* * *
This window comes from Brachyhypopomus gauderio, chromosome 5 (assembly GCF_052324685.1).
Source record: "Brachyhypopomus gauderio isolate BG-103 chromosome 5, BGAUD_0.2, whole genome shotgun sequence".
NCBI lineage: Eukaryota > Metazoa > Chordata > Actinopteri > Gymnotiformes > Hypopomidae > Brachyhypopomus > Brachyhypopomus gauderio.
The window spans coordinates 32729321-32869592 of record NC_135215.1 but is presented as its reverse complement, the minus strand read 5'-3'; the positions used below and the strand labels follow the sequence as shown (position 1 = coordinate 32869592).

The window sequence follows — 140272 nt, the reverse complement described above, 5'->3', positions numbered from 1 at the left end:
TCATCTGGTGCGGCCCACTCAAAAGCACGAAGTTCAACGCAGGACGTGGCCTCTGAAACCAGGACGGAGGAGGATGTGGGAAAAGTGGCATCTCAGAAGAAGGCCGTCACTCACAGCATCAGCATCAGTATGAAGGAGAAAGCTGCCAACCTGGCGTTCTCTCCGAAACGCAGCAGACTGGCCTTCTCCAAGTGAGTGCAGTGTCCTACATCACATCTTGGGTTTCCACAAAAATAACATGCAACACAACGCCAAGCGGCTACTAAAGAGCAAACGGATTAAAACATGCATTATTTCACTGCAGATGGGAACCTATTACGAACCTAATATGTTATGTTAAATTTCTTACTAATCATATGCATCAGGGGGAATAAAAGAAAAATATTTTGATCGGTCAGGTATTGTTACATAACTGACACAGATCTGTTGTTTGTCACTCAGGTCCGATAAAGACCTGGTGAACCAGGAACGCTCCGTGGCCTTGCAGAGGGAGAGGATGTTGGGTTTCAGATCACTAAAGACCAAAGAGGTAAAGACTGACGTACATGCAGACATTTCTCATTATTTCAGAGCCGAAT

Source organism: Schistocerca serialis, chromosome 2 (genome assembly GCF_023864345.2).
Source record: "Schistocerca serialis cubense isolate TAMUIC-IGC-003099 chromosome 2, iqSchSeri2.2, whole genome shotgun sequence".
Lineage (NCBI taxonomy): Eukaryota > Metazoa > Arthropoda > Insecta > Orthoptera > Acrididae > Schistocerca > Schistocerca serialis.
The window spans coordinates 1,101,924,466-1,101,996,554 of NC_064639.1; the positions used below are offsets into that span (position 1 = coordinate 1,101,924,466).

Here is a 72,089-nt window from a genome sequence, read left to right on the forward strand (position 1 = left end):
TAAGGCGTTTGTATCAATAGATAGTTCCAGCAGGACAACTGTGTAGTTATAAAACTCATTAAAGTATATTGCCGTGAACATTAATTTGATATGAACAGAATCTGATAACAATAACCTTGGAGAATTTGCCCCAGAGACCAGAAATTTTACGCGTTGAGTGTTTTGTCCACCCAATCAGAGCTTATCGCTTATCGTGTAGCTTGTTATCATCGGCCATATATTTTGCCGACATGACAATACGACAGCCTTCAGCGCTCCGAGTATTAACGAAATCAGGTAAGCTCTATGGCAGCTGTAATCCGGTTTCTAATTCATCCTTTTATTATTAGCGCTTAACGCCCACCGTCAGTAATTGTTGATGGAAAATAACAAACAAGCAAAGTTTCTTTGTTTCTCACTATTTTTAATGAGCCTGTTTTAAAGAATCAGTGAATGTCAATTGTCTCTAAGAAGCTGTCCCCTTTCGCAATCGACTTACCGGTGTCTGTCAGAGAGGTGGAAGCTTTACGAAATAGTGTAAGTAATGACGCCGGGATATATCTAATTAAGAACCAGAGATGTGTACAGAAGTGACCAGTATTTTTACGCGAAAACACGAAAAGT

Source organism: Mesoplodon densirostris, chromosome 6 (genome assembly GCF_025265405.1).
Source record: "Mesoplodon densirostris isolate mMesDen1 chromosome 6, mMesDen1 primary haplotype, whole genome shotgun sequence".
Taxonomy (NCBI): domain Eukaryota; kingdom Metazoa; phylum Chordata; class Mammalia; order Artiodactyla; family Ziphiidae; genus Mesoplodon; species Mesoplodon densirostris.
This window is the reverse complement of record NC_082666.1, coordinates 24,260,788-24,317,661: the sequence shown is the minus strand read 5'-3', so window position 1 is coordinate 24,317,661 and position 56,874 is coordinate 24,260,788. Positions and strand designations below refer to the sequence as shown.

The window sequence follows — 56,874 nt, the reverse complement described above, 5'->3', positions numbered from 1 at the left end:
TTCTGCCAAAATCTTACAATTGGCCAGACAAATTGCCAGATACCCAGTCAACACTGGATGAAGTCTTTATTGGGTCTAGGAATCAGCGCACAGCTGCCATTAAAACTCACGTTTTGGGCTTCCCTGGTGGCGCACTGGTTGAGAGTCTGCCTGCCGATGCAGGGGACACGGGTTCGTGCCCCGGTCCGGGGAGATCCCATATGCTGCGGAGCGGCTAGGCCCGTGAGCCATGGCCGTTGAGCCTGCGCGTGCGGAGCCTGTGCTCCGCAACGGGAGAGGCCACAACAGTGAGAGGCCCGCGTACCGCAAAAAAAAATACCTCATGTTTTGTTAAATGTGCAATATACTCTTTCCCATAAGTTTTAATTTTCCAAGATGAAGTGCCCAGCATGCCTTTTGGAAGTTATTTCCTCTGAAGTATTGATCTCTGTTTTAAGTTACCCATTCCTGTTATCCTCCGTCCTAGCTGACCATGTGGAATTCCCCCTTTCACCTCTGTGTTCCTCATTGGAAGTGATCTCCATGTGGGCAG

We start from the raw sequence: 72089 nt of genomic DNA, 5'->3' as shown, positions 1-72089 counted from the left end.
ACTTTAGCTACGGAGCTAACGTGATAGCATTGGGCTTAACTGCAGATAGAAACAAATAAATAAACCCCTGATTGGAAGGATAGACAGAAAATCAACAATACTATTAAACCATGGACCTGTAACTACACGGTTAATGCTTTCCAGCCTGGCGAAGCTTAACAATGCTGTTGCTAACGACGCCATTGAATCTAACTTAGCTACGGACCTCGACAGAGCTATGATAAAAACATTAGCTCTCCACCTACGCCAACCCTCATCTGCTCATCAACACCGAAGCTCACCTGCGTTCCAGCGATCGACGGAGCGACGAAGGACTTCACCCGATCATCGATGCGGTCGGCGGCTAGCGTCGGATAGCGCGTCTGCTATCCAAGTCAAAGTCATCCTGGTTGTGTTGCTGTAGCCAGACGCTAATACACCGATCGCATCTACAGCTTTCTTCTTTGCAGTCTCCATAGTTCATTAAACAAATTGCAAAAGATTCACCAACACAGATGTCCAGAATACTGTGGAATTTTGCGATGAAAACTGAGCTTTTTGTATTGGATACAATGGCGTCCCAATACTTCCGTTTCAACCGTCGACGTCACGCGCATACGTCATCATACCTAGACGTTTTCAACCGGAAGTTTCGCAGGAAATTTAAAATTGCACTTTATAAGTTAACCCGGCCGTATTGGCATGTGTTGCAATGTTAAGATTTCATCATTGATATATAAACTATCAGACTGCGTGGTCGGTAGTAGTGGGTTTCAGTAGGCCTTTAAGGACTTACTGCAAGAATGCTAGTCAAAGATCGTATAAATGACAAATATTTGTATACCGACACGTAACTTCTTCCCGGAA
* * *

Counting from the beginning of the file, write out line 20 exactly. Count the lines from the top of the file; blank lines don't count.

ACTTTAGCTACGGAGCTAACGTGATAGCATTGGGCTTAACTGCAGATAGAAACAAATAAATAAACCCCTGATTGGAAGGATAGACAGAAAATCAACAATACTATTAAACCATGGACCTGTAACTACACGGTTAATGCTTTCCAGCCTGGCGAAGCTTAACAATGCTGTTGCTAACGACGCCATTGAATCTAACTTAGCTACGGACCTCGACAGAGCTATGATAAAAACATTAGCTCTCCACCTACGCCAACCCTCATCTGCTCATCAACACCGAAGCTCACCTGCGTTCCAGCGATCGACGGAGCGACGAAGGACTTCACCCGATCATCGATGCGGTCGGCGGCTAGCGTCGGATAGCGCGTCTGCTATCCAAGTCAAAGTCATCCTGGTTGTGTTGCTGTAGCCAGACGCTAATACACCGATCGCATCTACAGCTTTCTTCTTTGCAGTCTCCATAGTTCATTAAACAAATTGCAAAAGATTCACCAACACAGATGTCCAGAATACTGTGGAATTTTGCGATGAAAACTGAGCTTTTTGTATTGGATACAATGGCGTCCCAATACTTCCGTTTCAACCGTCGACGTCACGCGCATACGTCATCATACCTAGACGTTTTCAACCGGAAGTTTCGCAGGAAATTTAAAATTGCACTTTATAAGTTAACCCGGCCGTATTGGCATGTGTTGCAATGTTAAGATTTCATCATTGATATATAAACTATCAGACTGCGTGGTCGGTAGTAGTGGGTTTCAGTAGGCCTTTAAGGACTTACTGCAAGAATGCTAGTCAAAGATCGTATAAATGACAAATATTTGTATACCGACACGTAACTTCTTCCCGGAA